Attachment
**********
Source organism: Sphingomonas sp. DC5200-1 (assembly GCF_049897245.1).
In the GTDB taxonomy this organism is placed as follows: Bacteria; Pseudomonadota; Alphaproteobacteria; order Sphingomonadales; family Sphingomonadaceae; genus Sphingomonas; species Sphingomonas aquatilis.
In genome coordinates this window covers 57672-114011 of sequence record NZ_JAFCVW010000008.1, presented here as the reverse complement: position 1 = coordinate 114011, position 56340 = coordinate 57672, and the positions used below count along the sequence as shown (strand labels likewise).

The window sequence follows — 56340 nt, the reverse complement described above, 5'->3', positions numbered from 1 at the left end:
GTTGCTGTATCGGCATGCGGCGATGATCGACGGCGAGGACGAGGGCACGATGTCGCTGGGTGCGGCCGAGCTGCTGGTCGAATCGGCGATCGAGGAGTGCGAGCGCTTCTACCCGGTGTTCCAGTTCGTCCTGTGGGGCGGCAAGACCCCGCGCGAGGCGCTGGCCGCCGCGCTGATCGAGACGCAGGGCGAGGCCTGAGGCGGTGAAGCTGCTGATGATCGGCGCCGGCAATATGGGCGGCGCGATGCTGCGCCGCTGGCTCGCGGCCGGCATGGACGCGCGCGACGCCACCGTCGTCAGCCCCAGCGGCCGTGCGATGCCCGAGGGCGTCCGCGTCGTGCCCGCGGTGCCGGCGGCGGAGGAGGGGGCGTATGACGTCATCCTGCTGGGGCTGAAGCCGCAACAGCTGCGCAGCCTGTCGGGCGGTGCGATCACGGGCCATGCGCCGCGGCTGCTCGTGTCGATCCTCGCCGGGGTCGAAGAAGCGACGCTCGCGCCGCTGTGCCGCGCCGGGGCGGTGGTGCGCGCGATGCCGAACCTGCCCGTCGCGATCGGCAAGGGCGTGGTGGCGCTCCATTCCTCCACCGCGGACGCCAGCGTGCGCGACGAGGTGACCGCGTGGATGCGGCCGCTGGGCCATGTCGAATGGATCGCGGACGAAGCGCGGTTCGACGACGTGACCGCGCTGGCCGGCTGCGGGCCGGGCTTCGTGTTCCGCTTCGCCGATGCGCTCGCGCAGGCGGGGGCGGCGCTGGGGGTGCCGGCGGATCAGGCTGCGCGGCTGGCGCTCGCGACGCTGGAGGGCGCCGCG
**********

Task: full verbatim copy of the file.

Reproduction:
Source organism: Sphingomonas sp. DC5200-1 (assembly GCF_049897245.1).
In the GTDB taxonomy this organism is placed as follows: Bacteria; Pseudomonadota; Alphaproteobacteria; order Sphingomonadales; family Sphingomonadaceae; genus Sphingomonas; species Sphingomonas aquatilis.
In genome coordinates this window covers 57672-114011 of sequence record NZ_JAFCVW010000008.1, presented here as the reverse complement: position 1 = coordinate 114011, position 56340 = coordinate 57672, and the positions used below count along the sequence as shown (strand labels likewise).

The window sequence follows — 56340 nt, the reverse complement described above, 5'->3', positions numbered from 1 at the left end:
GTTGCTGTATCGGCATGCGGCGATGATCGACGGCGAGGACGAGGGCACGATGTCGCTGGGTGCGGCCGAGCTGCTGGTCGAATCGGCGATCGAGGAGTGCGAGCGCTTCTACCCGGTGTTCCAGTTCGTCCTGTGGGGCGGCAAGACCCCGCGCGAGGCGCTGGCCGCCGCGCTGATCGAGACGCAGGGCGAGGCCTGAGGCGGTGAAGCTGCTGATGATCGGCGCCGGCAATATGGGCGGCGCGATGCTGCGCCGCTGGCTCGCGGCCGGCATGGACGCGCGCGACGCCACCGTCGTCAGCCCCAGCGGCCGTGCGATGCCCGAGGGCGTCCGCGTCGTGCCCGCGGTGCCGGCGGCGGAGGAGGGGGCGTATGACGTCATCCTGCTGGGGCTGAAGCCGCAACAGCTGCGCAGCCTGTCGGGCGGTGCGATCACGGGCCATGCGCCGCGGCTGCTCGTGTCGATCCTCGCCGGGGTCGAAGAAGCGACGCTCGCGCCGCTGTGCCGCGCCGGGGCGGTGGTGCGCGCGATGCCGAACCTGCCCGTCGCGATCGGCAAGGGCGTGGTGGCGCTCCATTCCTCCACCGCGGACGCCAGCGTGCGCGACGAGGTGACCGCGTGGATGCGGCCGCTGGGCCATGTCGAATGGATCGCGGACGAAGCGCGGTTCGACGACGTGACCGCGCTGGCCGGCTGCGGGCCGGGCTTCGTGTTCCGCTTCGCCGATGCGCTCGCGCAGGCGGGGGCGGCGCTGGGGGTGCCGGCGGATCAGGCTGCGCGGCTGGCGCTCGCGACGCTGGAGGGCGCCGCG